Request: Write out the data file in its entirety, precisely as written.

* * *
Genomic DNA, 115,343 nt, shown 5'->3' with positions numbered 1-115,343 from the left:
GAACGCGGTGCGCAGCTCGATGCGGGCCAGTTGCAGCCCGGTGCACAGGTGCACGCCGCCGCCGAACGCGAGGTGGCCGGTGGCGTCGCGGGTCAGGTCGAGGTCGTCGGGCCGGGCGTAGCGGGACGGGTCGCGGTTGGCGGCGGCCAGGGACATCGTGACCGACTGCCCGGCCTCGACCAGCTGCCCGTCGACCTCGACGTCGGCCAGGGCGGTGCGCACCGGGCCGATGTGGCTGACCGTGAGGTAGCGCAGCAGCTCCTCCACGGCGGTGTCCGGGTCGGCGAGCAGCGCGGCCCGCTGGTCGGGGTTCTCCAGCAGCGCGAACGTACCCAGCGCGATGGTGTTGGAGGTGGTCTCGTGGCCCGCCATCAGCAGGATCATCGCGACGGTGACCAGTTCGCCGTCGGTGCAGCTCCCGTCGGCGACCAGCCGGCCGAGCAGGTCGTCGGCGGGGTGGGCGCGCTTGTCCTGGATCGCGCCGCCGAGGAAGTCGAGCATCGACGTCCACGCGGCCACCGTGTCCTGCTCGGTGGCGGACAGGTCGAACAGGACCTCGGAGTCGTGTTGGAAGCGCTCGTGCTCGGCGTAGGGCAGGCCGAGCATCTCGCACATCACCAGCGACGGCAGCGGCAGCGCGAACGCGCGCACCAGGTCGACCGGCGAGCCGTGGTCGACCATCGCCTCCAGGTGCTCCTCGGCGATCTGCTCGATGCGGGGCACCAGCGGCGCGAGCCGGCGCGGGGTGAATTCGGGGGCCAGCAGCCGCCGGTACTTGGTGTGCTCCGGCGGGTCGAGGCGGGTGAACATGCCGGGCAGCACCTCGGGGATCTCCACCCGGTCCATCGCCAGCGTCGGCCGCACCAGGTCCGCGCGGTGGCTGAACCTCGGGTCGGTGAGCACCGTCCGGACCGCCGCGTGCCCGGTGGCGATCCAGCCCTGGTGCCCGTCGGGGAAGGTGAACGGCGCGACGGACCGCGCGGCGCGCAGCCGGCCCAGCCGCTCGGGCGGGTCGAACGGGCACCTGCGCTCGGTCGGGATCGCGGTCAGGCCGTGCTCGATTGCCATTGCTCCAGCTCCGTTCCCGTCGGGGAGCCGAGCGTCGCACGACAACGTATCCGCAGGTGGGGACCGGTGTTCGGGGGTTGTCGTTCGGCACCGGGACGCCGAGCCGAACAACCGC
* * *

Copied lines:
Genomic DNA, 115,343 nt, shown 5'->3' with positions numbered 1-115,343 from the left:
GAACGCGGTGCGCAGCTCGATGCGGGCCAGTTGCAGCCCGGTGCACAGGTGCACGCCGCCGCCGAACGCGAGGTGGCCGGTGGCGTCGCGGGTCAGGTCGAGGTCGTCGGGCCGGGCGTAGCGGGACGGGTCGCGGTTGGCGGCGGCCAGGGACATCGTGACCGACTGCCCGGCCTCGACCAGCTGCCCGTCGACCTCGACGTCGGCCAGGGCGGTGCGCACCGGGCCGATGTGGCTGACCGTGAGGTAGCGCAGCAGCTCCTCCACGGCGGTGTCCGGGTCGGCGAGCAGCGCGGCCCGCTGGTCGGGGTTCTCCAGCAGCGCGAACGTACCCAGCGCGATGGTGTTGGAGGTGGTCTCGTGGCCCGCCATCAGCAGGATCATCGCGACGGTGACCAGTTCGCCGTCGGTGCAGCTCCCGTCGGCGACCAGCCGGCCGAGCAGGTCGTCGGCGGGGTGGGCGCGCTTGTCCTGGATCGCGCCGCCGAGGAAGTCGAGCATCGACGTCCACGCGGCCACCGTGTCCTGCTCGGTGGCGGACAGGTCGAACAGGACCTCGGAGTCGTGTTGGAAGCGCTCGTGCTCGGCGTAGGGCAGGCCGAGCATCTCGCACATCACCAGCGACGGCAGCGGCAGCGCGAACGCGCGCACCAGGTCGACCGGCGAGCCGTGGTCGACCATCGCCTCCAGGTGCTCCTCGGCGATCTGCTCGATGCGGGGCACCAGCGGCGCGAGCCGGCGCGGGGTGAATTCGGGGGCCAGCAGCCGCCGGTACTTGGTGTGCTCCGGCGGGTCGAGGCGGGTGAACATGCCGGGCAGCACCTCGGGGATCTCCACCCGGTCCATCGCCAGCGTCGGCCGCACCAGGTCCGCGCGGTGGCTGAACCTCGGGTCGGTGAGCACCGTCCGGACCGCCGCGTGCCCGGTGGCGATCCAGCCCTGGTGCCCGTCGGGGAAGGTGAACGGCGCGACGGACCGCGCGGCGCGCAGCCGGCCCAGCCGCTCGGGCGGGTCGAACGGGCACCTGCGCTCGGTCGGGATCGCGGTCAGGCCGTGCTCGATTGCCATTGCTCCAGCTCCGTTCCCGTCGGGGAGCCGAGCGTCGCACGACAACGTATCCGCAGGTGGGGACCGGTGTTCGGGGGTTGTCGTTCGGCACCGGGACGCCGAGCCGAACAACCGC